The IGI has awarded the first of five Shurl and Kay Curci Foundation (SKCF) Faculty Scholars program awards to Roberto Zoncu of the University of California, Berkeley, who will use the funding to identify new ways to treat cancer and understand why certain cancer drugs become ineffective over time. This new program is designed for early career faculty whose research and expertise align with the IGI’s scientific strategy to advance human health using precision genomics. The $200,000 award will be spread over two years to cover personnel, supplies, and equipment expenses. Zoncu says, “This fellowship will provide my lab with financial support as well as access to cutting-edge technologies developed by the Innovative Genomics Institute.” CRISPR-Cas9 technology will allow Zoncu to quickly test hundreds of human genes in a single experiment, which, as Zoncu explains, “is beyond the reach of traditional approaches.”
Cancer affects millions of people across the world every year. These cases involve a range of different cancer types and degrees of severity. One trait that ties all these cases together is cell growth. Cancer cells grow much quicker than normal cells, causing them to form tumors and spread throughout the body. One protein complex in particular plays a significant role in cell growth: the mTORC1 complex. The Zoncu lab specializes in studying this group of proteins, contributing important understanding of what can happen when mTORC1 does not function properly. Researchers have become more interested in mTORC1 as a drug target for cancer since blocking this protein complex may slow down cell growth. Interestingly, mTORC1 does not act alone, but instead exists in a large, complicated network of signals. This is where CRISPR-Cas9 technology can play a significant role in untangling the network and identifying the best targets for designing new cancer drugs.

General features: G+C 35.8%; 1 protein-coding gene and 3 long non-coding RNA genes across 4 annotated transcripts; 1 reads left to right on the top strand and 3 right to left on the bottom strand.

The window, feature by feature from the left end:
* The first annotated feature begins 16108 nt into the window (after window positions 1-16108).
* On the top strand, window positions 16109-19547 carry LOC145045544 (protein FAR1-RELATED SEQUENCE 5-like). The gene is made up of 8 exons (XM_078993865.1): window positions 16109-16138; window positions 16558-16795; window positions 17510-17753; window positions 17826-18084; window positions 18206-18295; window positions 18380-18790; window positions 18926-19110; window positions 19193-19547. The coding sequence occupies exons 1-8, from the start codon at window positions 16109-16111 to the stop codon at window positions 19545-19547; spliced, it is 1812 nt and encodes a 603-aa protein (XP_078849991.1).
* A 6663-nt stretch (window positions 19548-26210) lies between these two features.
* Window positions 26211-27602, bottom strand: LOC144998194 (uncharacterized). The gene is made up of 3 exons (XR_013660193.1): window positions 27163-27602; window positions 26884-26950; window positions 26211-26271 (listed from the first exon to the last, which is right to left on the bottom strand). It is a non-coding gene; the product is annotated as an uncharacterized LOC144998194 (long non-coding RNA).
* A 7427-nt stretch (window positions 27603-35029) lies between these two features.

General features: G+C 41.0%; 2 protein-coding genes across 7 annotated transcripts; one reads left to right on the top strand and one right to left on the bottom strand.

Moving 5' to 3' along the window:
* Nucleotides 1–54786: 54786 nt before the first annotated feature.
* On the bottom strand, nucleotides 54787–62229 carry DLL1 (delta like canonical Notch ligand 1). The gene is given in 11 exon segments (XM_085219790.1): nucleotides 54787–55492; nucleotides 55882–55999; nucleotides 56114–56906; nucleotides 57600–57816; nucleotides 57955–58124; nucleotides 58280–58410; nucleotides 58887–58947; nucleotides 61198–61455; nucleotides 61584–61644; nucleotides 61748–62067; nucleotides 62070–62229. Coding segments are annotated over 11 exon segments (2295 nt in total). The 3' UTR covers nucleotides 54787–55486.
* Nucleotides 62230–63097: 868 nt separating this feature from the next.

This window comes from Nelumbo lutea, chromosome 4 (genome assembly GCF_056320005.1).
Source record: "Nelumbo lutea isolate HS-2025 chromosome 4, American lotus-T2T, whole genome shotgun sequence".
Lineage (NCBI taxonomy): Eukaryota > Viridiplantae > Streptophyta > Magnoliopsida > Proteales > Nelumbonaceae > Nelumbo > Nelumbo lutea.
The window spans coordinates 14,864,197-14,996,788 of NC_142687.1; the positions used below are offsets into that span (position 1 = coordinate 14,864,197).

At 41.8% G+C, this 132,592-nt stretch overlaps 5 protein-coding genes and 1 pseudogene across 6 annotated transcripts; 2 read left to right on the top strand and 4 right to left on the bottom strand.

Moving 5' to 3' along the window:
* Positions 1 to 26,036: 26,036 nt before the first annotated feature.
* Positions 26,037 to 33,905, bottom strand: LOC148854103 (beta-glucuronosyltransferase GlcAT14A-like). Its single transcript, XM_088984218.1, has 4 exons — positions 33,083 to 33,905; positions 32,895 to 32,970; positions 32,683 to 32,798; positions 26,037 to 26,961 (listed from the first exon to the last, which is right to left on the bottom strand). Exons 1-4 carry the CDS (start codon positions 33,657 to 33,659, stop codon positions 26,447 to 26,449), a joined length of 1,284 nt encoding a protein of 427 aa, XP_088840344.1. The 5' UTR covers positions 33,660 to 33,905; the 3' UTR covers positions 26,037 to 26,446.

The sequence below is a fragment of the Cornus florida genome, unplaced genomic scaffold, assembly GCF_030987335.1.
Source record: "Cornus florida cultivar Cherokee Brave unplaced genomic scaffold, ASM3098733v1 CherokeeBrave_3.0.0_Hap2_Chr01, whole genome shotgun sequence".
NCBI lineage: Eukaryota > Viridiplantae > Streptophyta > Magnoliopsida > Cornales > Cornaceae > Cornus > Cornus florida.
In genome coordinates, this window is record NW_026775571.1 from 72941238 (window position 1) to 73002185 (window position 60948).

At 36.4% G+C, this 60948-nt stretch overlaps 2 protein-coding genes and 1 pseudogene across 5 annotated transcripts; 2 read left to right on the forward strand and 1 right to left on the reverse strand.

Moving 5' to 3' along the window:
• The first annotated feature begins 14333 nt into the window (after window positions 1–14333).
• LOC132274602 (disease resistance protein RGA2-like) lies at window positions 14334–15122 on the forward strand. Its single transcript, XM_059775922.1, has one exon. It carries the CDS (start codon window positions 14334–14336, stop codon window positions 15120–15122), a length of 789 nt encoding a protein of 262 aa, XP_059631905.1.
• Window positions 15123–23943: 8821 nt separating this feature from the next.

Not only does Zoncu plan to figure out how best to design new drugs, but he also wants to understand why current drugs are inefficient. He explains, “One goal of the project is to anticipate and predict mechanisms of drug resistance that may arise in cancer cells.” Drug resistance is a significant hurdle in cancer treatment because cancer cells will find ways to bypass the effect of the drug. Zoncu and his team plan to use CRISPR-Cas9 to understand why this may be happening for drugs meant to target the mTORC1 network, and how to avoid this issue for new drug designs.
“The addition of Roberto to the IGI further expands the Institute’s collaborative environment and adds a new area of expertise,” says IGI Executive Director Jennifer Doudna. “Adding his knowledge of complex biological systems and cancer drug development is paramount to fulfilling the overall mission of the IGI.” His work has earned him an NIH Director’s New Innovator Award and has made him a Pew Stewart-Scholar for Cancer Research and a Damon Runyon-Rachleff Innovation Scholar. As a rising leader in the field of cell growth and metabolism, Zoncu will use the SKCF Faculty Scholars award to continue pushing the boundaries of cancer treatment and drug design.
Main article image (L to R): Jennifer Doudna, Roberto Zoncu, Kay Curci, and Robert Tjian during Kay’s recent visit to meet Roberto.